Would you like to start your own Online Bank and offer banking services to clients worldwide? Although the total investment required for setting up a banking business, just as any other business, obviously varies depending on the business model, it is quite possible to form and register a business entity with full legal capacity to offer banking services, for a total cost of less than one thousand dollars, just as the perhaps somewhat controversial subtitle of this book indicates. While there are laws in New Zealand regulating financial activities, there are no regulatory entry barriers as such for the business of banking when services are offered to non-residents only (offshore). This book will teach you how to register a New Zealand business entity online with legal capacity to offer banking services to any number of clients, resident anywhere in the world. Step by step instructions are included. The regulatory framework and upcoming changes to the relevant legislation are explained.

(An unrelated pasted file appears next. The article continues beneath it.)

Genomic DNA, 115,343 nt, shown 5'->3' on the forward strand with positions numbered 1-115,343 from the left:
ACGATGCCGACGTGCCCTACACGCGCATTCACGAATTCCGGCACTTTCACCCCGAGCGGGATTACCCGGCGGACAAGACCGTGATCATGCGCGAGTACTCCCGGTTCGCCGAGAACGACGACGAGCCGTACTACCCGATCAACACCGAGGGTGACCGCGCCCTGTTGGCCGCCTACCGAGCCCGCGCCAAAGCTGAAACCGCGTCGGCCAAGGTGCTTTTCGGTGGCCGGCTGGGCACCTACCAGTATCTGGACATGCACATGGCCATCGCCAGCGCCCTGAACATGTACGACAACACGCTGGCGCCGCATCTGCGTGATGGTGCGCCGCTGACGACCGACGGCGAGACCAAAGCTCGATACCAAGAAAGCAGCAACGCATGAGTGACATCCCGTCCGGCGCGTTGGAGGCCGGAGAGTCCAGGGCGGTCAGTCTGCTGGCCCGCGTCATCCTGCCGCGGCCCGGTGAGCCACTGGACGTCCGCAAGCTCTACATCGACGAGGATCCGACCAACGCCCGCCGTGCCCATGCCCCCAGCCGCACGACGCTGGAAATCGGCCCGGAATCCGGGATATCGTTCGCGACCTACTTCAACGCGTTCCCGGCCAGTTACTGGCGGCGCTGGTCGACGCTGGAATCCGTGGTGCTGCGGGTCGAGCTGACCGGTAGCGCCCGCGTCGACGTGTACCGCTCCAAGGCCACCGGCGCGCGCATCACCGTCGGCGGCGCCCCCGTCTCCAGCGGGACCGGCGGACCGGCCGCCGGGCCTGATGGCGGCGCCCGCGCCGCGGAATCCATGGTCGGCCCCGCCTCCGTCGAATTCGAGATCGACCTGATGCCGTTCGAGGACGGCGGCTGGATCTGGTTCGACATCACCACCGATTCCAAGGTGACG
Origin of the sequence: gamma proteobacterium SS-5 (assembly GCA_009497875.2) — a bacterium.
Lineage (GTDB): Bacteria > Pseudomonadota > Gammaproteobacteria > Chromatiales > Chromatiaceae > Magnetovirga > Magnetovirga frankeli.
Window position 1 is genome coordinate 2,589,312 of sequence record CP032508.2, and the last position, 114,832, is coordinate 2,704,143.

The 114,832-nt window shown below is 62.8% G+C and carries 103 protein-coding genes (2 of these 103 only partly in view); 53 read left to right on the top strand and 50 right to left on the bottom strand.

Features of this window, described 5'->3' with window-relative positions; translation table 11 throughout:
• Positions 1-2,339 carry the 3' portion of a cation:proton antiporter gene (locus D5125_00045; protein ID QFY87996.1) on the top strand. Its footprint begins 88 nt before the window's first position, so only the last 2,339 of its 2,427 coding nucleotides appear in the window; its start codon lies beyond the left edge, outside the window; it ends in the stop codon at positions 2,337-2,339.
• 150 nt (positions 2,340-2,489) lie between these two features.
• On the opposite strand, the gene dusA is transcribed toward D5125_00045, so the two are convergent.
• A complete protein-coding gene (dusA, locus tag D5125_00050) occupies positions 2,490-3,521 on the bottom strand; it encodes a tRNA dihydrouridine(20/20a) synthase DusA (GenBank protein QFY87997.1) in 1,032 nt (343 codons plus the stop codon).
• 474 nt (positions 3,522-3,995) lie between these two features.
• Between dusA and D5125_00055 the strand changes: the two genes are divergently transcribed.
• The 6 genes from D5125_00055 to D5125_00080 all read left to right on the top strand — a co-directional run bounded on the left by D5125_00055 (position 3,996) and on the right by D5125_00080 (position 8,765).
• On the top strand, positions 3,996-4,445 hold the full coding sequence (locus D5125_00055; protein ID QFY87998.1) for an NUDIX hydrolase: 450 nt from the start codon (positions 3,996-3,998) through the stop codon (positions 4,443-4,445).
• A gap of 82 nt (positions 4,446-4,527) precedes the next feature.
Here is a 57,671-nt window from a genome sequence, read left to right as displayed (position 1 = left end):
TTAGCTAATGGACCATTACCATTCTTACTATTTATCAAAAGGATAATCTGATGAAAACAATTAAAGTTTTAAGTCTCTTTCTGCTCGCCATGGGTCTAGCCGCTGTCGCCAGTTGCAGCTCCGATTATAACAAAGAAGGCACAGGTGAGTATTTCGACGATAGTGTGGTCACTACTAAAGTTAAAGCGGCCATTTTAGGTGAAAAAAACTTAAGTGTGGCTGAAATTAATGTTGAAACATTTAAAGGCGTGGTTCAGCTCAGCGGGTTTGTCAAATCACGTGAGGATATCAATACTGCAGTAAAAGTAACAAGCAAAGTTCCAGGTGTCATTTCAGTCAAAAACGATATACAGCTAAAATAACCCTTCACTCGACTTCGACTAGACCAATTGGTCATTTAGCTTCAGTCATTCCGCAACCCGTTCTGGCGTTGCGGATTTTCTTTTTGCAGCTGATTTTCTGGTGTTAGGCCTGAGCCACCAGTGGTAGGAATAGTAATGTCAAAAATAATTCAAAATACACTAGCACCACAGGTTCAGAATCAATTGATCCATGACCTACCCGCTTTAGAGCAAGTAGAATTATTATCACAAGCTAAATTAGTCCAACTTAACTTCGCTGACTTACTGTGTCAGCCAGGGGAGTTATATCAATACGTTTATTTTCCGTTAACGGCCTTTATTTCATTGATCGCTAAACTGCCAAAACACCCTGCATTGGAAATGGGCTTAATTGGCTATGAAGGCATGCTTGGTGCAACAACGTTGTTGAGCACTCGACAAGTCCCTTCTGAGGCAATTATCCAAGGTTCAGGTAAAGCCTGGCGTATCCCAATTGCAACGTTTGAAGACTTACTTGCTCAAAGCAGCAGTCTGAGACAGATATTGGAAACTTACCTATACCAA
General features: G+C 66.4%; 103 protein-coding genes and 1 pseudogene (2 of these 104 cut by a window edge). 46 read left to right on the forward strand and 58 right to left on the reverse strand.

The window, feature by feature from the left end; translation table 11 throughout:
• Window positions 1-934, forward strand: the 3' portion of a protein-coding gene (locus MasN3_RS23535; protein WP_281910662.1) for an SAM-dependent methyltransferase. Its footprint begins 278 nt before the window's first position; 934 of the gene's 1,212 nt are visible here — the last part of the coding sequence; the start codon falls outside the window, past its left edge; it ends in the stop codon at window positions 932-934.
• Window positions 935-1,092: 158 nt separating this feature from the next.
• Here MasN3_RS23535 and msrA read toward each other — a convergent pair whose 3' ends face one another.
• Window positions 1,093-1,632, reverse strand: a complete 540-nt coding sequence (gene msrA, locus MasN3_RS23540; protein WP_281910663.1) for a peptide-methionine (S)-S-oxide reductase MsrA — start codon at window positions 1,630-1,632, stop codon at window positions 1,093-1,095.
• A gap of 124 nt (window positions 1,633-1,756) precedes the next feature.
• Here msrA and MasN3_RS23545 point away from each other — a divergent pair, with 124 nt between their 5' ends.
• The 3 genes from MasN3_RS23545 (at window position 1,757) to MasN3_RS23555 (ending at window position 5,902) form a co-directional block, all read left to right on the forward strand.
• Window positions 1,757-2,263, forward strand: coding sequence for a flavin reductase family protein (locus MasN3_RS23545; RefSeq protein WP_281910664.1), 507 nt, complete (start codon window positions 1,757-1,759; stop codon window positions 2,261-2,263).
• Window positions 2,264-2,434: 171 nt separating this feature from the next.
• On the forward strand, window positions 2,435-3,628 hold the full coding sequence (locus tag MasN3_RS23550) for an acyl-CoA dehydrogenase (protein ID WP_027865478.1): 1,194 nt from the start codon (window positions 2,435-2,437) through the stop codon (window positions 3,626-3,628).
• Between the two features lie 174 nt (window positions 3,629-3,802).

Magnusson's book won't be welcomed by officials at the Reserve Bank or Ministry for Business, Innovation and Employment, nor by Commerce Minister Craig Foss. Criminal activity overseas by people taking advantage of New Zealand's simple company registration system has created problems and embarrassment for this country over recent years. Lowlights featuring New Zealand registered companies include the chartering of a plane to fly North Korean weapons to Iran, allegedly laundering US$680 million a year through a Latvian bank account, committing tax fraud in Britain, and pilfering about US$31 million from US investors via a Ponzi scheme. See all our stories on offshore finance companies here.

Magnusson's NZ companies struck off

Foss told me last September the Government's move to force New Zealand registered companies operating overseas to have a New Zealand resident director appeared to already be having the desired effect of reducing illegal activity by some of these companies. However, the Companies and Limited Partnerships Amendment Bill, which will enforce this requirement, has yet to be passed by Parliament.